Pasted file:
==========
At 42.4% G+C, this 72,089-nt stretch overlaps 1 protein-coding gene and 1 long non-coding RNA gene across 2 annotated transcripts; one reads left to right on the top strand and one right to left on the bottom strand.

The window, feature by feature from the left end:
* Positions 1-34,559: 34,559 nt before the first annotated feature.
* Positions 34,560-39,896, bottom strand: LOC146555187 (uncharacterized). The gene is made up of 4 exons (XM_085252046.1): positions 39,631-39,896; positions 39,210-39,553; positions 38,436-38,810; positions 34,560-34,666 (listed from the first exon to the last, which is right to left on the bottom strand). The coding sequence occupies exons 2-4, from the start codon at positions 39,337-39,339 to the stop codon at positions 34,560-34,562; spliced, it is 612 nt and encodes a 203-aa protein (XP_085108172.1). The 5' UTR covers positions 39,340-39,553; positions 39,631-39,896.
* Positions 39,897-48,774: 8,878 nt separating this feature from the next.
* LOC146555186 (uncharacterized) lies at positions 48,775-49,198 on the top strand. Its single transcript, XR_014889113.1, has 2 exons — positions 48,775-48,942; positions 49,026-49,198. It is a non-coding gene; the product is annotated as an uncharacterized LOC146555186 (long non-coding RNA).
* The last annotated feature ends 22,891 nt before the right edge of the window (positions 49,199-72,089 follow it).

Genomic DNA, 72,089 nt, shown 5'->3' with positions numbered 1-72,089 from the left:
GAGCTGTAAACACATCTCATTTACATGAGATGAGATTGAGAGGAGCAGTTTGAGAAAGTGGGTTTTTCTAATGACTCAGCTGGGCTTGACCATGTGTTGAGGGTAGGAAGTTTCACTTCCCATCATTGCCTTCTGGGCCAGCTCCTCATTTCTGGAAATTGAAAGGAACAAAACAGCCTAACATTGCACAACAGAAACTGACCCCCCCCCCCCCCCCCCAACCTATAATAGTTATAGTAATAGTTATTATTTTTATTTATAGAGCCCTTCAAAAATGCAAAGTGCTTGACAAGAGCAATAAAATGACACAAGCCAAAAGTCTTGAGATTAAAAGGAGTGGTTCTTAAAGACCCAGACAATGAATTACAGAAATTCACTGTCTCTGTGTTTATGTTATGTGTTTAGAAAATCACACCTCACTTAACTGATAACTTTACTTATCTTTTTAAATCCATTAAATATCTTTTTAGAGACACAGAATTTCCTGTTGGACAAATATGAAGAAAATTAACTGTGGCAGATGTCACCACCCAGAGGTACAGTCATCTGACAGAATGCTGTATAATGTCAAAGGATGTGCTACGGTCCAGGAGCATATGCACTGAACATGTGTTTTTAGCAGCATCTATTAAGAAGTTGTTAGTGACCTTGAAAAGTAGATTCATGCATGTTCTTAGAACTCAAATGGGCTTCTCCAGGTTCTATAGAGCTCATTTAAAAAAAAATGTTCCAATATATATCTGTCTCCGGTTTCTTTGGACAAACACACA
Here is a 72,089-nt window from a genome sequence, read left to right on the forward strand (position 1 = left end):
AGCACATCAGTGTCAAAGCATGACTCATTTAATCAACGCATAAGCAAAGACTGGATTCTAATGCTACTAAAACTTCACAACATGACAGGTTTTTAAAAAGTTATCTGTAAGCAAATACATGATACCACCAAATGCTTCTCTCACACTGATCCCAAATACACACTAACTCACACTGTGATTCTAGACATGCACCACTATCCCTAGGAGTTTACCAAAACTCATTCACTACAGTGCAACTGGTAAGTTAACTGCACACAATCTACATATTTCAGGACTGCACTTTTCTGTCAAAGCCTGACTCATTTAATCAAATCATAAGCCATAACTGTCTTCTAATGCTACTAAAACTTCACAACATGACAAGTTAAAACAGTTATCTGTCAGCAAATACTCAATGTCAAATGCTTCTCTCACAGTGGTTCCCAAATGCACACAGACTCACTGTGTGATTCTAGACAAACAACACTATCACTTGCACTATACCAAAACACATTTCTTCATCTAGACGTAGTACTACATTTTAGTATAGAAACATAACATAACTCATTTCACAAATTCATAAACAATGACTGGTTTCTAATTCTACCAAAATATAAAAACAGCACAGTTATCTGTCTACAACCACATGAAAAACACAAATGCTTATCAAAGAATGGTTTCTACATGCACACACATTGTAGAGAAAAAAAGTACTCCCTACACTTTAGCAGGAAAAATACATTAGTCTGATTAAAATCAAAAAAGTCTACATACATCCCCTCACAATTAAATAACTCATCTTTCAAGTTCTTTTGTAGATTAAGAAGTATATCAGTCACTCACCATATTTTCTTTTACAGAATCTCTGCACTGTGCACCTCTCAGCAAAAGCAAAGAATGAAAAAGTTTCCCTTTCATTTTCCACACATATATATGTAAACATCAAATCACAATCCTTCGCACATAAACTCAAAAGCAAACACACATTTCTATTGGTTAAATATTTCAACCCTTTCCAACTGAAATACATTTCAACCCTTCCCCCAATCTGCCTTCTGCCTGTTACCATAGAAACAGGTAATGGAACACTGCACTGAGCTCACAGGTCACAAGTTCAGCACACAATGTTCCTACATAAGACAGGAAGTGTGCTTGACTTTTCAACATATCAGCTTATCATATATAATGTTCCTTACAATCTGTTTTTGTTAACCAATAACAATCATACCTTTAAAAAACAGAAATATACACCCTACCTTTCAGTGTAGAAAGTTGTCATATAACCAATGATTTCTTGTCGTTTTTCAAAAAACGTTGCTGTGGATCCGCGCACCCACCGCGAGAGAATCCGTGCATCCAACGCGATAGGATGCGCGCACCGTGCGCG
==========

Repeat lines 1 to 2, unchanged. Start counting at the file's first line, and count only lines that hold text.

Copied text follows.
At 42.4% G+C, this 72,089-nt stretch overlaps 1 protein-coding gene and 1 long non-coding RNA gene across 2 annotated transcripts; one reads left to right on the top strand and one right to left on the bottom strand.

The window, feature by feature from the left end: